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Topeka Rescue Mission Cuts Children’s Services as it Deals with Budget Problems

The Children's Palace in Topeka. (Photo by Stephen Koranda)

The Topeka Rescue Mission is ending some children’s services as the agency struggles with budget problems.

The challenges come at a time when homelessness statewide has been on the rise.

The Children’s Palace in Topeka had been offering free day care and trauma services for nearly 50 children, but that will end this week. Executive Director Barry Feaker said that will mean a loss of educational day care and services for children experiencing behavioral issues because of emotional trauma.

On a more basic level, the lack of child care will make it harder for the parents of these kids to work.

 “It’s going to delay people being able to get a job, being able to move forward in life,” Feaker said.

Feaker said the organization has grown its efforts in recent years to go beyond simply sheltering people. The goal has been to attack some of the causes of homelessness, and the group has seen some success with a reduction in people returning to the shelter repeatedly.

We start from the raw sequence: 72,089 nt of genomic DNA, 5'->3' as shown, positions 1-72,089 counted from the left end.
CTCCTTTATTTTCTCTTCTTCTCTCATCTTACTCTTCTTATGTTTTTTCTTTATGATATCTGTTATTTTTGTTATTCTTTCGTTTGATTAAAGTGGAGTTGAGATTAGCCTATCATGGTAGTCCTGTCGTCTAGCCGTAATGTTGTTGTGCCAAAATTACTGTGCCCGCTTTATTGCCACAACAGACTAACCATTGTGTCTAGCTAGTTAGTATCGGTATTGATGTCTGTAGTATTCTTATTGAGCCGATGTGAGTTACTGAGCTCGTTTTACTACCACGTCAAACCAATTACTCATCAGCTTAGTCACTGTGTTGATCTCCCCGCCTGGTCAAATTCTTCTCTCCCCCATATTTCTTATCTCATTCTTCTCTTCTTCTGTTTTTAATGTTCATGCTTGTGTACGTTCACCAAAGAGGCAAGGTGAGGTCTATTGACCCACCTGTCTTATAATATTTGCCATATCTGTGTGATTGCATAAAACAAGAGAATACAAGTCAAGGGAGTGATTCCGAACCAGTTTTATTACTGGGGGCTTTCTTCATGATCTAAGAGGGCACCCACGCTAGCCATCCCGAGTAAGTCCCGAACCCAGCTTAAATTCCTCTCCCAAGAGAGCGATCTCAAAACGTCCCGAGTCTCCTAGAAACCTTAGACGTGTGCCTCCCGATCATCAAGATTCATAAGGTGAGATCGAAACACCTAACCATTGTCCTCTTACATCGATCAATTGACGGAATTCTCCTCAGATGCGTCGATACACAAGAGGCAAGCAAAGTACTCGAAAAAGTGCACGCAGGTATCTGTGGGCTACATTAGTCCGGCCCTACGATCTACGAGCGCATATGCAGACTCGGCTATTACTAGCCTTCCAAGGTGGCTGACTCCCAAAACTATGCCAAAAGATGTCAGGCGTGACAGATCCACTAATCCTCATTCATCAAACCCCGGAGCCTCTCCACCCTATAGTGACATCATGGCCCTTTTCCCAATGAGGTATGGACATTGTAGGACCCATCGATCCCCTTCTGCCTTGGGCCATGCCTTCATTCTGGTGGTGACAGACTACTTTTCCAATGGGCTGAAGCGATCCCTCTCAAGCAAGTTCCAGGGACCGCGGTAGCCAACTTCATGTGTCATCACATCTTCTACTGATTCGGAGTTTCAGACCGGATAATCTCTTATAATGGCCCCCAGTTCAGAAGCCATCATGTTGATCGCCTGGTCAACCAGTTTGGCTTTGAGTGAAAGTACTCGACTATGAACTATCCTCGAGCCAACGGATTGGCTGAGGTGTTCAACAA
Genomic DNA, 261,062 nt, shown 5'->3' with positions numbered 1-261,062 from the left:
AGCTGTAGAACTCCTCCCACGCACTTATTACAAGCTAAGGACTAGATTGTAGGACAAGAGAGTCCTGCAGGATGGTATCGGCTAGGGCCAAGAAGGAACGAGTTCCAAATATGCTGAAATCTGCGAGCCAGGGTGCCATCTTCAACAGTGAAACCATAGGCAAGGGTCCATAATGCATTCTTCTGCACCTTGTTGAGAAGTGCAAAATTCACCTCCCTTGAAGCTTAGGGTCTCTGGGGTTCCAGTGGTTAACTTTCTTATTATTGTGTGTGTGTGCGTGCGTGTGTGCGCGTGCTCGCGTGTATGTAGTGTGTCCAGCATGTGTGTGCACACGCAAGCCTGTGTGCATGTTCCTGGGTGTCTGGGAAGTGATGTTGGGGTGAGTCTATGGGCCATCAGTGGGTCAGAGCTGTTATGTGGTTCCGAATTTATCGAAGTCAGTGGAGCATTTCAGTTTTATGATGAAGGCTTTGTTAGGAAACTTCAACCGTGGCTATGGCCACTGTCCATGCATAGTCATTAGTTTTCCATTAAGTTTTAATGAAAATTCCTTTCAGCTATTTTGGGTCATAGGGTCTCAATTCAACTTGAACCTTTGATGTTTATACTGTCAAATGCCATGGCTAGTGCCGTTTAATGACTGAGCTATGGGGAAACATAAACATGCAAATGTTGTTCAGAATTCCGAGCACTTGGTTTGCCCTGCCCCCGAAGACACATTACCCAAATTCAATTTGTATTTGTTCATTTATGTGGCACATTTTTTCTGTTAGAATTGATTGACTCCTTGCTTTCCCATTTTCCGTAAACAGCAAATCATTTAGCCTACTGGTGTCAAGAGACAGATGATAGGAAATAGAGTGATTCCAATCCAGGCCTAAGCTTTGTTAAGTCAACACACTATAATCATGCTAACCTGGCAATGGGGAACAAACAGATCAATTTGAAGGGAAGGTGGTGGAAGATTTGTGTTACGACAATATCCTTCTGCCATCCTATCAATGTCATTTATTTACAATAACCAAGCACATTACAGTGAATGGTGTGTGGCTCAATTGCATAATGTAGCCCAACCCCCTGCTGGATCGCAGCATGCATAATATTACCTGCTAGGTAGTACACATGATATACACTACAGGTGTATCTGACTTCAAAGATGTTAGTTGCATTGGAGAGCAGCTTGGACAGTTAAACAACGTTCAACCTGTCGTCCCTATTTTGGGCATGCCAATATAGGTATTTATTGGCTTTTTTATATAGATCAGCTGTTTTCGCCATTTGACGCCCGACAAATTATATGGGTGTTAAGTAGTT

The Children’s Palace was part of that, offering safe day care along with emotional services. The idea was helping children early as a way to avoid more serious issues down the road that could lead to continued homelessness or prison.

“We wanted to have specially trained folks to intervene in the trauma that they face,” Feaker said.

With those outreach efforts have come additional costs. Feaker hopes another organization can provide funding or take over and reopen the day care center.

“It was not financially sustainable, or we wouldn’t be here,” Feaker said.

The Rescue Mission raised alarms in August that the organization could shut its doors if its finances didn’t turn around. Now, the group has cut costs and increased fundraising, and trimming back on services is part of that.

In addition to cutting the child services, the group is looking to offload its services for people who are the victims of human trafficking. Right now, there are talks for another organization to take over those services.

The organization has cut jobs and programs, reducing costs by almost $1.6 million, bringing the annual budget from $5 million in 2019 to less than $3.5 million projected for 2020.

Other areas, like Lawrence and Sedgwick County, have seen the population of people experiencing homelessness climb recently.

That’s something Kate Watson hears about. As the executive director of the Kansas Statewide Homeless Coalition her phone frequently rings with people at risk of homelessness asking where they can find services.

“This past year, we’ve seen a lot more requests than what we’ve seen in the past,” Watson said.

Watson said the economic downturn hit low-income families hard and some haven’t recovered, with many people living paycheck-to-paycheck. That puts them at risk of homelessness if something goes wrong.

“One minor, not to mention major, catastrophe in a family is the tipping point,” she said.
 

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